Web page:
Subnetting

Subnetting


Welcome to the ITFreeTraining video on subnetting. Understanding how to subnet is essential if you want to deploy and maintain IPv4 networks.

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Binary to Decimal
0:10 – In a previous video, I looked at how to convert from decimal to binary and binary to decimal. This is an important skill to know when subnetting so I will do a quick review. If I want to convert the following binary number to decimal I would use the following table. Each binary position has a value based on a power of 2. To convert the binary number, it is just a matter of adding it to the table. Using this value will give us the last row of the table. If the value is a 1, the power of 2 value is used, otherwise the total is a zero. Once all the totals have been worked out, it just a matter of adding them up to get the value. Now let’s have a look at converting decimal to binary.

Decimal to Binary
0:57 – Let’s consider the same value. To convert it to binary, the powers of 2 are used again. This time the value that is to be converted, 186 is compared with the powers of 2. If it is higher, which it is, a 1 is recorded. Since the value was higher, the powers of 2 value which is 128 is subtracted from the value. The new value, 58, is compared to the powers of 2 value. It is lower so a zero is recorded. The process is repeated until all the values are calculated. This will give the decimal number in binary. If you understand this process, then you are all set to start looking into subnetting. If you do not feel confident in your decimal and binary skills, I would suggest looking at our previous video of converting decimals as it goes into this process in more detail.

Subnet Mask
1:47 – Shown here are some examples of subnet masks. First, you can see subnet masks always have 1s on the left hand side while there are zeros on the right hand side. Due to this, notice in very first column, the last decimal in the IP address. Since 1s and 0s must be contiguous, certain decimals will always be used. Notice too, that the number of subnets and hosts that are available depending on which subnet mask is used. As the number of 1 bits in the subnet mask decreases, more hosts are available per subnet, however fewer subnets are available. Notice also, that in the top two subnets, there are no subnets or hosts available. To understand more about subnets, let’s have a look at why this is the case.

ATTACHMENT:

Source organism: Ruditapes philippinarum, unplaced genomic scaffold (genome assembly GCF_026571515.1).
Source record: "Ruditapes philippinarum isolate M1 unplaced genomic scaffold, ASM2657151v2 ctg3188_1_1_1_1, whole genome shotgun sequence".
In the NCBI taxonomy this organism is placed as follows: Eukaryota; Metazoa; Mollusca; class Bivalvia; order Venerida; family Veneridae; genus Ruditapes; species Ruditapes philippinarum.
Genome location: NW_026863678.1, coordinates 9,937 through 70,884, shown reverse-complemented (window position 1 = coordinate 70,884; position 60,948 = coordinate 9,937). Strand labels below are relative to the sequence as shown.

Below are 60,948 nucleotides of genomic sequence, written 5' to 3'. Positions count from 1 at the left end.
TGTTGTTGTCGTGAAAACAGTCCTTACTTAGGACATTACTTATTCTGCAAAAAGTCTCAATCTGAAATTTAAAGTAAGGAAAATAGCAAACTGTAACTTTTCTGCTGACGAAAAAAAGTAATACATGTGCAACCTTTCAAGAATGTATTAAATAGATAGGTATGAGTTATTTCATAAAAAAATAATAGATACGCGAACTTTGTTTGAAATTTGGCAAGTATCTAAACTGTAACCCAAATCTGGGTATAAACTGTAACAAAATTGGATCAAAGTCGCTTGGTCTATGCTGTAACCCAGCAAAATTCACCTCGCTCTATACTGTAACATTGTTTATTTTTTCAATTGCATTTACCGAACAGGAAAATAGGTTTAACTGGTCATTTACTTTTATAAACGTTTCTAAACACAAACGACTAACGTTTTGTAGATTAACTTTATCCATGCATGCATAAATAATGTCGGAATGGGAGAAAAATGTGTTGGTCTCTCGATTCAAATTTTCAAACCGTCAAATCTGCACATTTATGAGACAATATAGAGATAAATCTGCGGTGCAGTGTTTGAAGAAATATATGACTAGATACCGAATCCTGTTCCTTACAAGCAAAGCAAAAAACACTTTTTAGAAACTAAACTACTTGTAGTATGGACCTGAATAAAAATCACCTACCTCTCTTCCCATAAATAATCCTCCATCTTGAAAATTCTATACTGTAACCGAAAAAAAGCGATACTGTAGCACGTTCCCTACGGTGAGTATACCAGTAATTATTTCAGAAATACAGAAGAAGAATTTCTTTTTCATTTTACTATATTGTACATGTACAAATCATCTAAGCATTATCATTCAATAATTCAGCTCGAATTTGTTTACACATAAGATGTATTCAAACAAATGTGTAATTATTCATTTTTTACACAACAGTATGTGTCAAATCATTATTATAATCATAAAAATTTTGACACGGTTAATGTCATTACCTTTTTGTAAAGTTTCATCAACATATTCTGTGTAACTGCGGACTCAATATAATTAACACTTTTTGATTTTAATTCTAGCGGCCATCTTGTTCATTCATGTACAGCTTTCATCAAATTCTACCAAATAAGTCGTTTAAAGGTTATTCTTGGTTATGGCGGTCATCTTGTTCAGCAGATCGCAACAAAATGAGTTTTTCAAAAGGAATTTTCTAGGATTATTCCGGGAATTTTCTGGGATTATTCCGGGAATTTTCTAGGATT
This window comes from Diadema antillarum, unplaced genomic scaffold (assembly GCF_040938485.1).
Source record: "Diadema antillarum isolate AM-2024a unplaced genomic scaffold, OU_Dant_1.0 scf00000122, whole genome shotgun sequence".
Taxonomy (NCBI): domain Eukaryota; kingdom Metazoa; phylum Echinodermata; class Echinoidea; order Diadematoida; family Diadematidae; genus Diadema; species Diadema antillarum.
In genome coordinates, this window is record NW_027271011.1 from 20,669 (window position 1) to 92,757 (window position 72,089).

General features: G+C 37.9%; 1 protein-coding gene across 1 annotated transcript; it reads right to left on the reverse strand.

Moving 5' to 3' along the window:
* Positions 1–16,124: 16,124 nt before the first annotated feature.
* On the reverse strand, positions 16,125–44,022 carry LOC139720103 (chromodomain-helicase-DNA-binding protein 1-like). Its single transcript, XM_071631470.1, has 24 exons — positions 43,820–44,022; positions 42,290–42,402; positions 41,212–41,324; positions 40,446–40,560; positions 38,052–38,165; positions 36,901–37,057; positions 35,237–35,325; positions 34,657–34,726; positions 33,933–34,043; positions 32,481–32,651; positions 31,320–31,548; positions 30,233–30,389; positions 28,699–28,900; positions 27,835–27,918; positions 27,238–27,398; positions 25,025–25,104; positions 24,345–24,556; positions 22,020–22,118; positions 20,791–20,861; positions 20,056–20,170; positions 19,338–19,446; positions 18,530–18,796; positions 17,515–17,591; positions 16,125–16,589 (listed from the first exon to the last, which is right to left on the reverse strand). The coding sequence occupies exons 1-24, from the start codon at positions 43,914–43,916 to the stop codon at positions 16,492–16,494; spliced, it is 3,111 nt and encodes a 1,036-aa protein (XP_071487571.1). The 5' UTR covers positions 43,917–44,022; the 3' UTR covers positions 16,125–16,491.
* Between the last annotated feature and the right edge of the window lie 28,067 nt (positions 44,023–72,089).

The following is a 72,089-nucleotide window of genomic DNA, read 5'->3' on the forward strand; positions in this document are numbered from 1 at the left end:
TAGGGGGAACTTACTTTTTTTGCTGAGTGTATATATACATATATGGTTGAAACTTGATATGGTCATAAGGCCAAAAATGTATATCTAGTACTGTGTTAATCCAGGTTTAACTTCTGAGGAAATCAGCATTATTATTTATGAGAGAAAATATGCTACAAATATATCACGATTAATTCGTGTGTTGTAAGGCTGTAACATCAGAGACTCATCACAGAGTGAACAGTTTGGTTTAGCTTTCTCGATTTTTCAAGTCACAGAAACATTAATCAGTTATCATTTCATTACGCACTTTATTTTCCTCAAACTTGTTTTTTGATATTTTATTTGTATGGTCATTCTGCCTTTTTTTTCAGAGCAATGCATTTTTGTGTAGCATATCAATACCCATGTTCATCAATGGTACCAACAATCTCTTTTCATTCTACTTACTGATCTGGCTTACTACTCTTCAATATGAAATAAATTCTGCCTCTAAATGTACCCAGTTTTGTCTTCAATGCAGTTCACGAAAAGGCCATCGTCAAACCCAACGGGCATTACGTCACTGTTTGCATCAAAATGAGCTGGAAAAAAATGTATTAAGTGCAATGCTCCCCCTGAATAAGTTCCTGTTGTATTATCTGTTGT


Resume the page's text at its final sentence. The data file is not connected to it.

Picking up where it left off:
Network Prefix & Host Identifier
2:37 – The subnet mask divides an IP Address into a network and host identifier. So what happens when you are given an IP address like this one where all the subnet mask bits are set to one? First the IP Address and the subnet mask are applied. The will allow the network prefix and host identifier to be found. It is no surprise in this case, that the host identifier will be 0.0.0.0 this is because no bits have been assigned to the host part. When a subnet mask that is all 1s is used, the network prefix will always be the same as the original IP address. So the question remains, when is this useful?

255.255.255.255 Subnet Mask
3:24 – This subnet mask is used when an exact match to an IP Address is required. Often you will see this used in routing tables. When used in a routing table, it is used to ensure that data gets routed a certain way. To understand when this subnet mask may be used, consider this example. Let’s say the administrator has a workstation on the network that is connected to a router. Users are also on the same network as the administrator and access a server on a remote network through a router. It is decided that the router that will be changed to a device that supports connections between clients and servers as well as handling the routing aspect. There are still some problems with the devices, and more configuration and testing is required before it can replace the router on the network. For these reasons, the new device is given its only IP on both networks. The problem that now occurs is that the administrator wants to access the server using the new device, but does not want to affect the other users. So basically, the administrator needs to route a single IP address to the new device. To achieve this, a route is added to the local administrator’s workstation. Since the 255.255.255.255.255 subnet mask was used, only traffic for that server will be effected. You can see that using this subnet mask creates an exact match ensuring only traffic that is destined for that server will be routed through the new device. Any other traffic for any other network will not match this new rule and will be sent to the router. You can see the administrator has achieved the objective of not effecting any other users on the network and also making sure all traffic from their workstation for the server is routed through the new device.